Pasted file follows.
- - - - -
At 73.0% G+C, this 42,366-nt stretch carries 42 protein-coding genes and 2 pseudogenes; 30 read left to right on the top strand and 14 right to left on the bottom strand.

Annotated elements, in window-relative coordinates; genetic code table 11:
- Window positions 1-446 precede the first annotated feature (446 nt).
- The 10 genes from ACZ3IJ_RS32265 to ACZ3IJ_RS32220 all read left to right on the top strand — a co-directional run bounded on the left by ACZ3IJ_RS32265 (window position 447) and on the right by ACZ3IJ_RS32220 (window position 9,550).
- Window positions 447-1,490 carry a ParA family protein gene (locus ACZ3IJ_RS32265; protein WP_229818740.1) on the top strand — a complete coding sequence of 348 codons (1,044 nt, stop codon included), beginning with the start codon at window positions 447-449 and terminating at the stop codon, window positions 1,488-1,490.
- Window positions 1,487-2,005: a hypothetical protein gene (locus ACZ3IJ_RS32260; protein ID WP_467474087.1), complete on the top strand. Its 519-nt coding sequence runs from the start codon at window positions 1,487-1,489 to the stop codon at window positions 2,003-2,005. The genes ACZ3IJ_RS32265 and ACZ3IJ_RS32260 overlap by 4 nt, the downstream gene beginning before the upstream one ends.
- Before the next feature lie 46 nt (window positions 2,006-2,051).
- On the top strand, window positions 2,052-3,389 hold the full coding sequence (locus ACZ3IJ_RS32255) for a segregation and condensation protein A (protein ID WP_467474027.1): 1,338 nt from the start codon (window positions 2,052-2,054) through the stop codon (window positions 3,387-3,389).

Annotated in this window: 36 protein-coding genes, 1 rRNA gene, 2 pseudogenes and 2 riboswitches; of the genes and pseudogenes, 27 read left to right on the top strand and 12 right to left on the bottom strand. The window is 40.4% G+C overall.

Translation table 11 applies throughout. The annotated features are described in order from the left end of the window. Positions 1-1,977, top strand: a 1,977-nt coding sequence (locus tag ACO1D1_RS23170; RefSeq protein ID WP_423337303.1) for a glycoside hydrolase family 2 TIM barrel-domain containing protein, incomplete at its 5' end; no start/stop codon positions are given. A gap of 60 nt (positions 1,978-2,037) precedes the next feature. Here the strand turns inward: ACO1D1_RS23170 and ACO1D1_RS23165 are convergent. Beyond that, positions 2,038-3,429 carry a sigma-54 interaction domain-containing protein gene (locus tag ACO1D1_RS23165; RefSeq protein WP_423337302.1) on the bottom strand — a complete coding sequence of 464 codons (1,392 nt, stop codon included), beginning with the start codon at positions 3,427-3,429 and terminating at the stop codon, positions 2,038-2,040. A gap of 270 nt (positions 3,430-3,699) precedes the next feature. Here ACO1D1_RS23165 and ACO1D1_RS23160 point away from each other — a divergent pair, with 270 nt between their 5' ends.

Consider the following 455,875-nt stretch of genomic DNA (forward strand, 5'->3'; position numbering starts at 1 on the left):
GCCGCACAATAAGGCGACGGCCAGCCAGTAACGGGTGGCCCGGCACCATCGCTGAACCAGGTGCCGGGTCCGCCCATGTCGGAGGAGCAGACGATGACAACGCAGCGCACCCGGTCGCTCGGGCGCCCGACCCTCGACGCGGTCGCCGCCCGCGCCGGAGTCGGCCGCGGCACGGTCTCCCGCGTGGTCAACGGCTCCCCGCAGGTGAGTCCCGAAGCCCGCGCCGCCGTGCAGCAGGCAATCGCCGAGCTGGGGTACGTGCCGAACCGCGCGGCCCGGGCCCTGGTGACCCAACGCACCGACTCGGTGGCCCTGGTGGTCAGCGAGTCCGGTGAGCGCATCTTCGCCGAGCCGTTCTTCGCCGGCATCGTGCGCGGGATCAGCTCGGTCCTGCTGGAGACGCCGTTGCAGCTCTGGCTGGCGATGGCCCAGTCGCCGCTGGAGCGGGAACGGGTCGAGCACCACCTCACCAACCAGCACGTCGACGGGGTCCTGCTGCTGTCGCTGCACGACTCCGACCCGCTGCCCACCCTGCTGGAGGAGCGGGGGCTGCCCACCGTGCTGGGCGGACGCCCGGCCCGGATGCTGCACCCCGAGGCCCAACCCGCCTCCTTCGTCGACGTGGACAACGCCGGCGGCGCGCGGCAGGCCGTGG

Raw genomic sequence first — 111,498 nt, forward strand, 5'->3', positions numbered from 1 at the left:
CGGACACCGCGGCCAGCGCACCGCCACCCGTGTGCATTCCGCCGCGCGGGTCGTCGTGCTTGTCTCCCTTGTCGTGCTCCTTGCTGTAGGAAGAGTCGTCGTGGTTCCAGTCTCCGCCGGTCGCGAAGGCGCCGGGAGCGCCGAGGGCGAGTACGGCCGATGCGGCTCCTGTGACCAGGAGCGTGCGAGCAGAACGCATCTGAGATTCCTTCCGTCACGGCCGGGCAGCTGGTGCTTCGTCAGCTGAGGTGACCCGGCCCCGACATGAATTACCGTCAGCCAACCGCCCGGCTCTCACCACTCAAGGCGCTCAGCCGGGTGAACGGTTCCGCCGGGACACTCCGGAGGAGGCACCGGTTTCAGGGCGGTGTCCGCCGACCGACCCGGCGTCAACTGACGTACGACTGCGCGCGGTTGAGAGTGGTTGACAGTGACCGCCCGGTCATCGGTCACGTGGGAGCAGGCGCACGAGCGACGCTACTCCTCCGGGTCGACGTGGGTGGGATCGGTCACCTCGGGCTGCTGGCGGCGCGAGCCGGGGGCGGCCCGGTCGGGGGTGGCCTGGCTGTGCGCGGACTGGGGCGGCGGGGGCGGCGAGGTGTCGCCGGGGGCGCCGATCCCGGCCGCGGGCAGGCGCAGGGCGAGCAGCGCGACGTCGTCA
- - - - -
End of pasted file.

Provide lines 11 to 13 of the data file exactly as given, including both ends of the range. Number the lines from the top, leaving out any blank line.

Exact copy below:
Consider the following 455,875-nt stretch of genomic DNA (forward strand, 5'->3'; position numbering starts at 1 on the left):
GCCGCACAATAAGGCGACGGCCAGCCAGTAACGGGTGGCCCGGCACCATCGCTGAACCAGGTGCCGGGTCCGCCCATGTCGGAGGAGCAGACGATGACAACGCAGCGCACCCGGTCGCTCGGGCGCCCGACCCTCGACGCGGTCGCCGCCCGCGCCGGAGTCGGCCGCGGCACGGTCTCCCGCGTGGTCAACGGCTCCCCGCAGGTGAGTCCCGAAGCCCGCGCCGCCGTGCAGCAGGCAATCGCCGAGCTGGGGTACGTGCCGAACCGCGCGGCCCGGGCCCTGGTGACCCAACGCACCGACTCGGTGGCCCTGGTGGTCAGCGAGTCCGGTGAGCGCATCTTCGCCGAGCCGTTCTTCGCCGGCATCGTGCGCGGGATCAGCTCGGTCCTGCTGGAGACGCCGTTGCAGCTCTGGCTGGCGATGGCCCAGTCGCCGCTGGAGCGGGAACGGGTCGAGCACCACCTCACCAACCAGCACGTCGACGGGGTCCTGCTGCTGTCGCTGCACGACTCCGACCCGCTGCCCACCCTGCTGGAGGAGCGGGGGCTGCCCACCGTGCTGGGCGGACGCCCGGCCCGGATGCTGCACCCCGAGGCCCAACCCGCCTCCTTCGTCGACGTGGACAACGCCGGCGGCGCGCGGCAGGCCGTGG

Raw genomic sequence first — 111,498 nt, forward strand, 5'->3', positions numbered from 1 at the left: